Tucson's colorful history, cultural diversity and unique natural setting would share star billing in a proposed "geotourism center" near downtown.
Pima County and the University of Arizona are cooperating to develop a concept for a facility that would introduce tourists to the area's wonders, said county Supervisor Sharon Bronson.
"Pima County did an economic-development plan, and part of the goal was a focus on geotourism," Bronson said.
She said the term refers to travel based on an appreciation of an area's ecological and cultural attractions, scenery and "sense of place."
"We're unique not only in our cultural diversity but in our ecological diversity and parallel natural beauty," Bronson said.
She said the bond-funded geotourism center would be a building with visitor information, onsite learning opportunities, and access to a demonstration garden.
"People don't just want to come and be couch potatoes," she said. "They want to participate and be interactive - and I think the center would provide that opportunity for them."
Preliminary plans would place the center along the Santa Cruz River west of downtown.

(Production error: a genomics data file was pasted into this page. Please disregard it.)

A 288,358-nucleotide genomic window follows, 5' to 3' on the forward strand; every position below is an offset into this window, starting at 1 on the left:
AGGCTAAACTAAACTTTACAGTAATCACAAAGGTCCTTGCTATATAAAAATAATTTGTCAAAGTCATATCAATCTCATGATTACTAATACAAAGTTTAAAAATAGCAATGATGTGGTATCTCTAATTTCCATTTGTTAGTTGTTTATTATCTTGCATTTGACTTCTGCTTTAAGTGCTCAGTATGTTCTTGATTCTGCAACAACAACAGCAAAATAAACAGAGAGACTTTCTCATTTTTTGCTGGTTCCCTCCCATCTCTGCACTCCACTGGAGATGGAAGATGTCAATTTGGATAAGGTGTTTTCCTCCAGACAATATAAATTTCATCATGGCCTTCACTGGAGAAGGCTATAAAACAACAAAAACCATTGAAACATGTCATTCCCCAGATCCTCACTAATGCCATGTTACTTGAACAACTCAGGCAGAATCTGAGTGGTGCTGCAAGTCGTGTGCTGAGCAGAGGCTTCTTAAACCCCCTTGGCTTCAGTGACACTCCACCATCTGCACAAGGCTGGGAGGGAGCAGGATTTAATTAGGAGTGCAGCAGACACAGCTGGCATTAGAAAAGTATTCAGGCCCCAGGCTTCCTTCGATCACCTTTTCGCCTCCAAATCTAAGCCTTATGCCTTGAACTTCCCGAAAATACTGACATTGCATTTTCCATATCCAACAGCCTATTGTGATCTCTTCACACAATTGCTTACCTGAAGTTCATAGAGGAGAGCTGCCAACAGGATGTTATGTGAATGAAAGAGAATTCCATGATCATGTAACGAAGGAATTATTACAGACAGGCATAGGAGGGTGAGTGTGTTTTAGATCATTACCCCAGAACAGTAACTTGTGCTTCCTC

"It would be right near the site of an old fort wall and a demonstration garden," Bronson said. "It would be ideally situated to give tourists an opportunity to learn about the cultural beginnings of Tucson and the natural history of Tucson."
The proposed geotourism center would benefit Tucson residents as well as visitors, said Joaquin Ruiz, executive dean of the UA colleges of Letters, Arts and Science and dean of the College of Science. He is helping develop a concept for the center.
"Something that's close to my heart is to take advantage of the geotourism initiatives to educate our own community about what a great place we live in - to give our own community a sense of place," Ruiz said.
"At this point, we're talking about land acquisition plus costs of the facility itself," Bronson said. "We don't have a solid number (for the project cost). We're working with the University of Arizona to get a better sense of costs. ... It would probably be in the $5 million range, at least."
She said costs could be included in a bond package as early as next year.
Moving forward with the project and outlining a time frame for construction "will depend on the economic recovery," Bronson said.
"I personally would hope we could do it sooner rather than later because - as we experience economic recovery - the tourism piece is beginning to recover rather nicely," she said. "In the end, it (the center) would be an economic development tool. It would draw people to the region and boost our region's economy."
Contact reporter Doug Kreutz at firstname.lastname@example.org or at 573-4192. On Twitter: @DouglasKreutz